Negotiations between the government, The Beer Store, and the brewers have been kept quiet.
A spokesperson for The Beer Store emailed a statement to CBC yesterday stating, "The discussions are aimed at reaching a mutually agreeable amendment … to improve customer convenience and choice. We cannot disclose the details of these ongoing discussions."
Ontario Finance Minister Vic Fedeli commented in an interview yesterday, "We're going to continue to consult right across the industry over the course of the summer. I think the premier was pretty clear during the election and since that we want to put beer and wine in corner stores, big box stores, and more grocery stores because we want to offer people more choice and convenience."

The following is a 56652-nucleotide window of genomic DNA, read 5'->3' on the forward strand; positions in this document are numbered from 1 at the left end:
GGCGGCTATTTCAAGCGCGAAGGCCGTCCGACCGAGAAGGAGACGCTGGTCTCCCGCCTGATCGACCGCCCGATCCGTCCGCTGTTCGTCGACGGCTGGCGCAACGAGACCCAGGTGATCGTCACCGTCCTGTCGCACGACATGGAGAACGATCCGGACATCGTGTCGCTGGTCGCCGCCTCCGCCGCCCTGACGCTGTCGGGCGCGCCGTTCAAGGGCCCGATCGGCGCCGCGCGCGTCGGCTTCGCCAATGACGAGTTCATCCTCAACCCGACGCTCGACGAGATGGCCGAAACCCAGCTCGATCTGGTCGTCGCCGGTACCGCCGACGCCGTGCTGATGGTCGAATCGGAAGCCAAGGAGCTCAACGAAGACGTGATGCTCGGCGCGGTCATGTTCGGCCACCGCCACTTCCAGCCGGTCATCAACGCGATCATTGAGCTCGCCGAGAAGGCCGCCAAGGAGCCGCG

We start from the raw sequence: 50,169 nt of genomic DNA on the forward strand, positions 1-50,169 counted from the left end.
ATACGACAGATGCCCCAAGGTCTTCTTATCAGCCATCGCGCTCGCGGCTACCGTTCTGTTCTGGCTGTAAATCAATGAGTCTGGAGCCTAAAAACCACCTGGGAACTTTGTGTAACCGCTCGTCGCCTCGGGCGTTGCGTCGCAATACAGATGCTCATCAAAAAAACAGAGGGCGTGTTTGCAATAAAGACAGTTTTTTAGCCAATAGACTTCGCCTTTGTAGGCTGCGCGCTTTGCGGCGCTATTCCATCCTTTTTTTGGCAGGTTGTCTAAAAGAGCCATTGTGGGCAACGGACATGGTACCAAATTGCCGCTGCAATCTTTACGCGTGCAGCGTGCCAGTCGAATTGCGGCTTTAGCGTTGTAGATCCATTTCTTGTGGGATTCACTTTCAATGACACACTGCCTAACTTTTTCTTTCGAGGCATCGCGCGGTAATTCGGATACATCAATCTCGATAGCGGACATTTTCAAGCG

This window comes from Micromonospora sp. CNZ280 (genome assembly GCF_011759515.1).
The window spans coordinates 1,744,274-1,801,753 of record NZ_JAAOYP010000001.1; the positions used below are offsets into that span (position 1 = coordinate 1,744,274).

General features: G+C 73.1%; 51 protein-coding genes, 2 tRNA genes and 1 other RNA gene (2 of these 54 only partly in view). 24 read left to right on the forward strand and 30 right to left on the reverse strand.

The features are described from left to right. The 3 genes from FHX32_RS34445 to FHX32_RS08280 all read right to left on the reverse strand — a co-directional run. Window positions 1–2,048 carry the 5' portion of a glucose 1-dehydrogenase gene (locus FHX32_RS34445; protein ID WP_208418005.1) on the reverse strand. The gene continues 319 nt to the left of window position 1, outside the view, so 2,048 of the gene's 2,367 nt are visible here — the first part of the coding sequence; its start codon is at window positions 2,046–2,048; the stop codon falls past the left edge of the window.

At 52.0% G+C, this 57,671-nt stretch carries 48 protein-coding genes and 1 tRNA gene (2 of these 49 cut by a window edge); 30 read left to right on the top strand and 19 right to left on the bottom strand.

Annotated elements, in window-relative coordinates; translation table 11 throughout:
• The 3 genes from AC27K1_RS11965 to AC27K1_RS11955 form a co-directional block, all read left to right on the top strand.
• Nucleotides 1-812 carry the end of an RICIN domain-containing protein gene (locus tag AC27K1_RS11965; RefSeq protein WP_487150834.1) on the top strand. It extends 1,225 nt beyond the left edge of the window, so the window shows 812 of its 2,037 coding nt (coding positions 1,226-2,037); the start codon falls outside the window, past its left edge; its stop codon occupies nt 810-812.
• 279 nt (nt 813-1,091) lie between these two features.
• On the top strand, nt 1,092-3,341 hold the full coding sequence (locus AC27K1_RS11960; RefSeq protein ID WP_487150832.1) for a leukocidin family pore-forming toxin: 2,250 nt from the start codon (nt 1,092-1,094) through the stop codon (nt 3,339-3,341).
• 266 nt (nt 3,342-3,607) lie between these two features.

After reporters questioned whether or not expanding beer retail sales is worth the hundreds of millions of taxpayer dollars in penalties, Fedeli responded, "Well, we don't make any presumptions."
Even though Ford reportedly abstains from alcohol, his government has prioritized expanding the beer retail market. The political implications of breaching this contract are tremendous, especially considering how Ford often refers to "respecting taxpayers" as the cornerstone of his platform.
One thing is for sure: if beer is indeed sold at corner stores, it will be much more expensive than products sold at The Beer Store, where brewers set their own retail prices, reports CBC.